• In some embodiments, the nanocomposite does not contain cobalt. However, the magnetic properties, in particular the Curie temperature as well as the microstructure, can be improved with the addition of Co on the order of 15-20% by weight. The nanocomposite compositions according to the invention exhibit Hci of 4 kOe or higher. The Curie temperature (Tc) is between 400° C. and 500° C.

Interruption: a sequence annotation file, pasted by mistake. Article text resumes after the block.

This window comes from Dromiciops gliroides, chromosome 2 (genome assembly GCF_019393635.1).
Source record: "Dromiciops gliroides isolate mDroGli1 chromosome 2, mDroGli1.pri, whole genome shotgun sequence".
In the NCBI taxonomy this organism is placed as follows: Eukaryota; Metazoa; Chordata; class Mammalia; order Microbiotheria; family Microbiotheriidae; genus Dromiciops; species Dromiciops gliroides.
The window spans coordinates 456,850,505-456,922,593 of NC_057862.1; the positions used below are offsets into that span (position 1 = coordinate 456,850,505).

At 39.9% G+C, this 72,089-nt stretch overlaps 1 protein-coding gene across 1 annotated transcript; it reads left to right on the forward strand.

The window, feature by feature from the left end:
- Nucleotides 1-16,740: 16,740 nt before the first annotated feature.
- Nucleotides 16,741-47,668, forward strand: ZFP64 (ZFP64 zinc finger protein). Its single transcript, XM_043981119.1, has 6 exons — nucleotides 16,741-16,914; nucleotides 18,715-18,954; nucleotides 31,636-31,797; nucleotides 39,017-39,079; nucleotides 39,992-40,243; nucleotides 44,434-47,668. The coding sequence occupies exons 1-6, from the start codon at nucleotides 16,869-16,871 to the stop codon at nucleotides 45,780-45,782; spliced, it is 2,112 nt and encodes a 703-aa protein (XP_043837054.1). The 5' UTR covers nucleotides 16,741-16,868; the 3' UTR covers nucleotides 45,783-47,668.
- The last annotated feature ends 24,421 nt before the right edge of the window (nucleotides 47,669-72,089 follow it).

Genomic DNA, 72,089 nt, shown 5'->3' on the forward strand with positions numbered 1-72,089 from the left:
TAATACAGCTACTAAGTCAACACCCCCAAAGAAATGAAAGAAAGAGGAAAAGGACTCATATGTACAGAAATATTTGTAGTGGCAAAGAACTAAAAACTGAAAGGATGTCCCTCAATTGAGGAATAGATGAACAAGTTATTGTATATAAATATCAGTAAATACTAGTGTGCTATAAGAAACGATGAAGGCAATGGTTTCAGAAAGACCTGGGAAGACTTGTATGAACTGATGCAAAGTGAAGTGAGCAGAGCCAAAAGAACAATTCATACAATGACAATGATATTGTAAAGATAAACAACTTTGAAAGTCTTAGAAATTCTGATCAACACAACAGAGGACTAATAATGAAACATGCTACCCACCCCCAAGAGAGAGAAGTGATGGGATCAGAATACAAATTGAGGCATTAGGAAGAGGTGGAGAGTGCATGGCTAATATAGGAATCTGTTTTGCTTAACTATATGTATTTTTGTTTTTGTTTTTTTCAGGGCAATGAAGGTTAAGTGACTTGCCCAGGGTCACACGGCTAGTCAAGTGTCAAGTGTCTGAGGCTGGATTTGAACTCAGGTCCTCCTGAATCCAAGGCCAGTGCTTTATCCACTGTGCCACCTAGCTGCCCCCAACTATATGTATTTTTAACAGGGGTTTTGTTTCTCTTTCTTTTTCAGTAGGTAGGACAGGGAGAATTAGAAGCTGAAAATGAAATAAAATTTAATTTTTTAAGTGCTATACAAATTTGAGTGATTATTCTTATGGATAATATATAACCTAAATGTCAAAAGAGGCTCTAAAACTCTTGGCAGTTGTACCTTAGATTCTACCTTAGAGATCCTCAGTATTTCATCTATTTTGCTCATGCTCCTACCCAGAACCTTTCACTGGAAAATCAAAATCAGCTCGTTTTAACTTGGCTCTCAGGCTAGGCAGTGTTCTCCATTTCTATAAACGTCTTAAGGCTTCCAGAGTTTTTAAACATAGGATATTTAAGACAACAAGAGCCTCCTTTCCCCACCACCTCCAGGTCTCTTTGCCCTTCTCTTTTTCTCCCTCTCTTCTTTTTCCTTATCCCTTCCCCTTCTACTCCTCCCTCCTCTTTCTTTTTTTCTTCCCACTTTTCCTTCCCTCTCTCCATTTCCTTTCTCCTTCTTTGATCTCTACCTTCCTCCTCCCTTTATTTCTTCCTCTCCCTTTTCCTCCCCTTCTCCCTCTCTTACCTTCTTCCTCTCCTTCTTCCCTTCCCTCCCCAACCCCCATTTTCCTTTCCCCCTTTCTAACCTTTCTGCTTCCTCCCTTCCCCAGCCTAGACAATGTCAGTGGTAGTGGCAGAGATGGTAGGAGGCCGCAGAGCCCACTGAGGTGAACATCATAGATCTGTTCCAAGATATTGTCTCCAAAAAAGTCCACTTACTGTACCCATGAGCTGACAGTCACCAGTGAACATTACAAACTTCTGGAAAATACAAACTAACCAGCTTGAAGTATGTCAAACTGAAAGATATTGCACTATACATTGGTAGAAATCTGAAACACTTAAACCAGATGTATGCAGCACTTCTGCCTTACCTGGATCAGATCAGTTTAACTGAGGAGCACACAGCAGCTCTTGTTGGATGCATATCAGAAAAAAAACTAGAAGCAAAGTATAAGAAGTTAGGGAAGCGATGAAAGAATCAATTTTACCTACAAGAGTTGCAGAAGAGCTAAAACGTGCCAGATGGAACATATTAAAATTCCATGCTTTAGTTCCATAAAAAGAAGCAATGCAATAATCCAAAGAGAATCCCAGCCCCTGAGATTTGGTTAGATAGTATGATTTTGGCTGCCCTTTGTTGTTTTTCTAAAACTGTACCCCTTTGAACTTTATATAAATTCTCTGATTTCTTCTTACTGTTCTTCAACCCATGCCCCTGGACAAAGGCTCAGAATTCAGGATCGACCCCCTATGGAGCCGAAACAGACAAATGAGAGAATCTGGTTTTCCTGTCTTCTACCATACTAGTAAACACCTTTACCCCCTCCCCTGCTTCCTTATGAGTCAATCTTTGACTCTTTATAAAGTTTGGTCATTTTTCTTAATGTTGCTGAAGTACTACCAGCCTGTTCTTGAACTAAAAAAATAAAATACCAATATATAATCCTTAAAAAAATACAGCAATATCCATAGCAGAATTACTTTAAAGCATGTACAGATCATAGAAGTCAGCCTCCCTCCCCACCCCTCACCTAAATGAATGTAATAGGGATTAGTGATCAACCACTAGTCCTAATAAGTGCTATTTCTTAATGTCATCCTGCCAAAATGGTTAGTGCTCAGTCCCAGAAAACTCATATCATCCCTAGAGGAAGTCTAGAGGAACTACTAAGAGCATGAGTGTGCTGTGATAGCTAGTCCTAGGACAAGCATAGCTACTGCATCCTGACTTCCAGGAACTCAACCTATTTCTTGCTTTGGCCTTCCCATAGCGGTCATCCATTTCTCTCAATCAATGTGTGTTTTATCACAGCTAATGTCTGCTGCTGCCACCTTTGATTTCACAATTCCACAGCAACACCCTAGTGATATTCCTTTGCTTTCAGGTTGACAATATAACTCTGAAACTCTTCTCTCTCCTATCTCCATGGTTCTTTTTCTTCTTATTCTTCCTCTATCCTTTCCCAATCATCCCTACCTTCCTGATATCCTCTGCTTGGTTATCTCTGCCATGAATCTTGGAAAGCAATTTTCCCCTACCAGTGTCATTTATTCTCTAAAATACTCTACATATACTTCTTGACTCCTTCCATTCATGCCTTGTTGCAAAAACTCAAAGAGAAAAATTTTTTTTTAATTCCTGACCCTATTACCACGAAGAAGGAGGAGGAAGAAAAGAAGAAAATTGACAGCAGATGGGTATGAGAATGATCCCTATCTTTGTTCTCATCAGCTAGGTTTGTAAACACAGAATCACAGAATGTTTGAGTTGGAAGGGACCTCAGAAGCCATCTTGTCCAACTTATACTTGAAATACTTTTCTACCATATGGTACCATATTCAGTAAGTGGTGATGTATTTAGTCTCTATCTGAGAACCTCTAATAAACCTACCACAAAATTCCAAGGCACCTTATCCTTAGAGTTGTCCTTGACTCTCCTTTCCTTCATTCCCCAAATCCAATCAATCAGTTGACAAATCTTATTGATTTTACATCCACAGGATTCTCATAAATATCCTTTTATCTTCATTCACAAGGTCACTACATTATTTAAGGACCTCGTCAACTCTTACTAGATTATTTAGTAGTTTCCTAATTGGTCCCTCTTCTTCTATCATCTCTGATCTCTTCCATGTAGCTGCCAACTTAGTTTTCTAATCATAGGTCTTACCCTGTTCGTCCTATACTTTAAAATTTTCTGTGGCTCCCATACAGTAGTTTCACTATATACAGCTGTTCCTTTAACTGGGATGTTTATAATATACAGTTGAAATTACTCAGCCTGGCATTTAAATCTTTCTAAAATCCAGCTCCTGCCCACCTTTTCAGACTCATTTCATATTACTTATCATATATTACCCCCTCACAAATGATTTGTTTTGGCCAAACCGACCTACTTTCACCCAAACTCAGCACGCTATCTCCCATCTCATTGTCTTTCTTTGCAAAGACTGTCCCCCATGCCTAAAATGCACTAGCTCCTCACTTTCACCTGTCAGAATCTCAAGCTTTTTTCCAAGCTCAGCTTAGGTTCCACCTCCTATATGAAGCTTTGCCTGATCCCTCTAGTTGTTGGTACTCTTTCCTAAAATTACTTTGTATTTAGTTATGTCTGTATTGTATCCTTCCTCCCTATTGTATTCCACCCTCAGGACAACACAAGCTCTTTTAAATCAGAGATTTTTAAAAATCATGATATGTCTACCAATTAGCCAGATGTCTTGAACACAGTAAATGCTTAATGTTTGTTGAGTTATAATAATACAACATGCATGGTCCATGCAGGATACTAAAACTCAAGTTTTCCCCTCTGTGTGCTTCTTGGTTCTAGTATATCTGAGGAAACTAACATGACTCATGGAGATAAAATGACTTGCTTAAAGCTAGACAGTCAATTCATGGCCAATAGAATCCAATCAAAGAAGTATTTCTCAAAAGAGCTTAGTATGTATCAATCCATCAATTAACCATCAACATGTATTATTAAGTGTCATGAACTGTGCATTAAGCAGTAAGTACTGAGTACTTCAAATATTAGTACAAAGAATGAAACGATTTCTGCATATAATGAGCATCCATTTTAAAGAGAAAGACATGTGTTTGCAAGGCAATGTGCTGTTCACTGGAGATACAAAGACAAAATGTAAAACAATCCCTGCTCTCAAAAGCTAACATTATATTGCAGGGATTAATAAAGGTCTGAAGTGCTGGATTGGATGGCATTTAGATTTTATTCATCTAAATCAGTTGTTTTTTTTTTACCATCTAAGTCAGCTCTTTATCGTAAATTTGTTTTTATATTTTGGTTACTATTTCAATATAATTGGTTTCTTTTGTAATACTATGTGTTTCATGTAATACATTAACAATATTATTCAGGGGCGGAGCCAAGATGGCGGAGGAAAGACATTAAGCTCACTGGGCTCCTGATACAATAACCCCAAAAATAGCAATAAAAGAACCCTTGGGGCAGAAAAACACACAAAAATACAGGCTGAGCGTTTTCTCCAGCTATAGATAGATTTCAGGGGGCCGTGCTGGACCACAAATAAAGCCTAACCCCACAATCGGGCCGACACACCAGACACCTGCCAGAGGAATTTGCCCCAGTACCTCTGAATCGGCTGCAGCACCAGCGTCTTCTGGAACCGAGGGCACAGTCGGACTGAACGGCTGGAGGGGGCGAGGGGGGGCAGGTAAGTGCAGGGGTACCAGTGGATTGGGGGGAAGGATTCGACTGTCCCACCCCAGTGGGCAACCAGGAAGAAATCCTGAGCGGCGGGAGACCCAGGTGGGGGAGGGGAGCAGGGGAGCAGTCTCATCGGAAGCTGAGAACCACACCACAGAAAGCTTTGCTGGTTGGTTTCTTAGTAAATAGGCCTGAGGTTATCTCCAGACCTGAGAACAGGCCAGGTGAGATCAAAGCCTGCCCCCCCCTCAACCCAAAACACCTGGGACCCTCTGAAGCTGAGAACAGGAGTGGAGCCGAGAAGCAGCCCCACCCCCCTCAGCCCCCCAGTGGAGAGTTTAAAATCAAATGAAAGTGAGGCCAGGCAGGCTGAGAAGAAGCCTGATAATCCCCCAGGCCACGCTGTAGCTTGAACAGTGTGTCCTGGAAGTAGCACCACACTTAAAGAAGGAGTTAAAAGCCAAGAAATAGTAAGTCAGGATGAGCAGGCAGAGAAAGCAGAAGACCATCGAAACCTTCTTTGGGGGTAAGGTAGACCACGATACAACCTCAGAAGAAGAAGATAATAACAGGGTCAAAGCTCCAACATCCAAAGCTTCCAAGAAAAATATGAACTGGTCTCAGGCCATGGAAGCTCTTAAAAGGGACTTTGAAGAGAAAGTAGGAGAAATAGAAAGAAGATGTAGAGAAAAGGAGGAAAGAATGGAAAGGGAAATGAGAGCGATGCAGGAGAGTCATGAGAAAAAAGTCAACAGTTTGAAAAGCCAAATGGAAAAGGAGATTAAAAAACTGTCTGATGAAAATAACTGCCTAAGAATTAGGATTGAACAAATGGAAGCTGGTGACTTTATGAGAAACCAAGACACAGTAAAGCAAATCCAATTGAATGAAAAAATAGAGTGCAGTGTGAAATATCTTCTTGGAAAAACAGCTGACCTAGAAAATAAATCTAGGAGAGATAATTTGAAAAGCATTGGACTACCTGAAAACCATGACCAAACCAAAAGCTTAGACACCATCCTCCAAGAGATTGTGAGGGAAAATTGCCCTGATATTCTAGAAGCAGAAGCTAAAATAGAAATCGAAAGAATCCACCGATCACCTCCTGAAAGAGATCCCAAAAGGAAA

• The magnetic nanocomposite according to this embodiment is suitable for use as a replacement for lower-end (isotropic) rare-earth-containing magnets that possess energy products (BHmax) in the range of 10 to 12 MGOe at room temperature. The nanocomposite system described herein is fabricated by non-equilibrium synthesis and processing methods that are designed to kinetically achieve metastable nanoscale magnetic phases and structures that remain inaccessible with conventional metallurgical processing methods. The magnetic materials that make up the system are preferably free of rare-earth elements, although in some embodiments rare earth elements are present. The constituent elements are inexpensive and abundant, and they offer life-cycle sustainability as well as corrosion resistance which is improved over magnetic materials containing rare-earth elements. The operating temperature, determined by the Curie temperature of the magnetically-hard phase, is in the vicinity of 400° C., sufficiently high to maintain good magnetic performance to 150° C. The relevant hard magnetic phase(s) in the nanocomposite have a high magnetocrystalline anisotropy (K1 of 10′ ergs/cm3; anisotropy field HA of about 40 kOe) so as to ensure attainment of a coercivity sufficient for permanent magnet applications in the specified temperature range (1Hc of −4 kOe). The nanocomposite materials have relatively high saturation magnetizations greater than 7 kG so that theoretical energy products exceed 12 MGOe. Current high-energy permanent magnets such as those based on Nd2Fe14B achieve almost ninety percent of the theoretical maximum. The nanocomposite materials described herein have remanence (Br) exceeding 6 kG and energy products exceeding 10 MGOe at room temperature, and these attributes are expected to increase at temperatures below room temperature.